10. Help workers/ reviewers review their own mistakes and how they will overcome them. This helps with self sufficiency and confidence.
  11. Build in repetition cycles. Learning is about repetition, repetition, repetition. And record a daily blog which becomes your DMS (daily memory system). Writing things down in long hand aids memory. Read this .
  12. Shared decision: Change the landscape when you’re familiar with outcomes. That doesn’t mean abandoning what you’ve learned. Let cohorts assess the differences. For instance, material that can be automated could require a more automated response.
  13. Make it fun. Gamify lectures. The release of “happy” hormones increases learning capacity. I use puzzles and patterns myself to intersperse presenting. In fact the whole lecture can be treated as a plot in a film designed towards different emotional states.
  14. Build theory from their practice and compare it to different cultural systems and existing literature reviews. This Remember there is no correct way, but they learn if they want to be unique, they’ll require a historical approach to analysing knowledge.
  15. Help bridge the understanding that innovation in journalism is about storytelling and links engineering, arts, enterprise, science, history, philosophy, literature and humanities. The future is about solving problems, delivering innovative products e.g. reports and equipping students to work in efficient teams. Team players with wide skills and characteristics that enable them to work across systems and cultures.

You can read how this list wraps around innovation in this piece here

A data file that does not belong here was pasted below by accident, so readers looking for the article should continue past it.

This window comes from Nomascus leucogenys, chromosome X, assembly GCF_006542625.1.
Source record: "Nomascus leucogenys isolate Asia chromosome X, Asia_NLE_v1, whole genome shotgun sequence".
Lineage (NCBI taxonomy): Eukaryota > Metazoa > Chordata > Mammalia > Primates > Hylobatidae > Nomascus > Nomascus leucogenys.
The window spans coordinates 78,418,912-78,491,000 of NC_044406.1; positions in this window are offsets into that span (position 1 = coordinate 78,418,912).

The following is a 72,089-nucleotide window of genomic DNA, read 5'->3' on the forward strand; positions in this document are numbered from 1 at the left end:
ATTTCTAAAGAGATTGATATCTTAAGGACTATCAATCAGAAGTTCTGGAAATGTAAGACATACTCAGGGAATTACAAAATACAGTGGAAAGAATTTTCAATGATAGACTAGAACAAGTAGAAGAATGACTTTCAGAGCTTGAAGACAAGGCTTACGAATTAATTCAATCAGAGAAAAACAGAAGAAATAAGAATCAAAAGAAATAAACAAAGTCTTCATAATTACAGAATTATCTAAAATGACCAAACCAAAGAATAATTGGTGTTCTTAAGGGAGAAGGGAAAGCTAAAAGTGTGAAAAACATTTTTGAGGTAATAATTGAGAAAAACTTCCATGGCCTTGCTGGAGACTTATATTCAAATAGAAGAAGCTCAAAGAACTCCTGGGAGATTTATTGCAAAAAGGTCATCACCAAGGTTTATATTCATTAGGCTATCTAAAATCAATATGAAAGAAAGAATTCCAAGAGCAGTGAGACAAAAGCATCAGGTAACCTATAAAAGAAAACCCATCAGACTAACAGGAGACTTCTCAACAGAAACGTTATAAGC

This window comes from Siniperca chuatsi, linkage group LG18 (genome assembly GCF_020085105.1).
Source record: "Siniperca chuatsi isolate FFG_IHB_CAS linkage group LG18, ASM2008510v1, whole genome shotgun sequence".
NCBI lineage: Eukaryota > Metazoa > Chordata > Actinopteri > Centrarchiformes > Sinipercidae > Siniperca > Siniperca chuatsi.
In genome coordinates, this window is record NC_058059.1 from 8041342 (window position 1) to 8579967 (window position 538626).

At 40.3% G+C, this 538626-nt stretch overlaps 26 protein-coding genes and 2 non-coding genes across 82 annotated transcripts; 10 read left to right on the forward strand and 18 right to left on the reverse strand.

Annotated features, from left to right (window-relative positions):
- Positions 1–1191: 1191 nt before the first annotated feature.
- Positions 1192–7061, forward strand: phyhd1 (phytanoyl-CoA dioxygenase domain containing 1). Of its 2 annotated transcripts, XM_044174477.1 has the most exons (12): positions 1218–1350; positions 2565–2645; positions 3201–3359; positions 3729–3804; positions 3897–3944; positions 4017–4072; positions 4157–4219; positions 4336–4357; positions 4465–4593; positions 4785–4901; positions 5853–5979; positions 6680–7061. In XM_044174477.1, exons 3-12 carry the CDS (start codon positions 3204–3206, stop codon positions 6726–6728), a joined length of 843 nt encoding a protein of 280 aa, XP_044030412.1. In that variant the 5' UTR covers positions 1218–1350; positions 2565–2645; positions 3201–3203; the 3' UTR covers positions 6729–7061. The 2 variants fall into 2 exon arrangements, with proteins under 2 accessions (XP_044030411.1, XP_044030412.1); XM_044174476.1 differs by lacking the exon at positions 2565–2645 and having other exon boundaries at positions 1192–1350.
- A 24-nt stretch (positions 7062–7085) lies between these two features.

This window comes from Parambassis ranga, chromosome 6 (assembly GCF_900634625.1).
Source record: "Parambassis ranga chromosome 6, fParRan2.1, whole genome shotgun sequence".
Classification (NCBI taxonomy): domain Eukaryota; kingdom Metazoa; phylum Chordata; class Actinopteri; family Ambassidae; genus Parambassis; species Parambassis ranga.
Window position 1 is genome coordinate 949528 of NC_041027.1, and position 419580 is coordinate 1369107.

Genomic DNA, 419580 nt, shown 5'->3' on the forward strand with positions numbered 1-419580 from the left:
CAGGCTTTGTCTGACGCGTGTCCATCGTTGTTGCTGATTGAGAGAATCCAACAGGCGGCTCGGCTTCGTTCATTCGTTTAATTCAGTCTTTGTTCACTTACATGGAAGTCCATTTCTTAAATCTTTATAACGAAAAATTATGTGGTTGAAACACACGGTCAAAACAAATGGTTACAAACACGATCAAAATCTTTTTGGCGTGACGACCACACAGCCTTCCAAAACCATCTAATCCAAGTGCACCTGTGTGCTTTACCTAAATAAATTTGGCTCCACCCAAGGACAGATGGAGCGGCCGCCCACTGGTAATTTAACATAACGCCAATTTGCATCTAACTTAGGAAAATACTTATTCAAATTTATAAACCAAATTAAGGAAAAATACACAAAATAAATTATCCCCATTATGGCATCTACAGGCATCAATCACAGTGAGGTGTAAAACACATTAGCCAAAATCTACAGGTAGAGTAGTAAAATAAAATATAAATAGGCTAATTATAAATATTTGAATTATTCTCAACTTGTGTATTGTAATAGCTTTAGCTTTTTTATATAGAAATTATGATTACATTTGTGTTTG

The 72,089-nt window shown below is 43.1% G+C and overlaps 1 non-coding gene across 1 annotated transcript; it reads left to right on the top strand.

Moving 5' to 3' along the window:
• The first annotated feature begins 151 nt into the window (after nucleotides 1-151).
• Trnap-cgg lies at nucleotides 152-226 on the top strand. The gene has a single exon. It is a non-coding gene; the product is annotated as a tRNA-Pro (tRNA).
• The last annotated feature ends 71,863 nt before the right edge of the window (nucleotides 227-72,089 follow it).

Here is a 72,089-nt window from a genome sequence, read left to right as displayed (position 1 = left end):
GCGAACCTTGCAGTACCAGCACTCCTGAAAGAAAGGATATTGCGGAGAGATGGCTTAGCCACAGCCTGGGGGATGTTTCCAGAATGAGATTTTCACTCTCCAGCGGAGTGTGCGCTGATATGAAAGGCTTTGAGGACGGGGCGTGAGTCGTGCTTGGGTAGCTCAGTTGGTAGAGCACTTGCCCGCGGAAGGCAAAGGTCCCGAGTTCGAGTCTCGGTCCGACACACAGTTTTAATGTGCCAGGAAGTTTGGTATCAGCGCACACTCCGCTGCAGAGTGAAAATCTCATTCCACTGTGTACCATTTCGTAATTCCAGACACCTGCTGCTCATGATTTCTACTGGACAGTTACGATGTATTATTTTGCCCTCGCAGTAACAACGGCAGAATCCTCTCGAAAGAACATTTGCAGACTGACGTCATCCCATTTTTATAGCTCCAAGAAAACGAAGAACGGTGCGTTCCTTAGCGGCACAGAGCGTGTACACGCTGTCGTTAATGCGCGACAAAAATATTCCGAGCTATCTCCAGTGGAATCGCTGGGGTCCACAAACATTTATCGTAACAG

Image for post
Image for post
Dr David Dunkley Gyimah

Dr David Dunkley Gyimah is a Knight Batten winner for innovation in Journalism — the first Brit to win this award. He’s won awards from the National Union of Students for his teaching. He’s been a journalist for thirty years e.g. BBC and Channel 4 News, dotcoms, and has taught for fifteen, setting up multimedia courses and more recently the journalism LAB. He was the Asper Visiting Professor for journalism at UBC, and is a world leader in advanced videojournalism — the subject of his PhD within the education department at University College Dublin. He’s a regular juror for the RTS Awards, publishes Viewmagazine.tv

Written by

Top Writer & Creative Technologist, Int. Award Winner. Cinemajournalist. Cardiff Uni @jomec. PhD (Dublin). Visiting Prof UBC, Ex BBC/C4News. Apple profiled.

Get the Medium app

A button that says 'Download on the App Store', and if clicked it will lead you to the iOS App store
A button that says 'Get it on, Google Play', and if clicked it will lead you to the Google Play store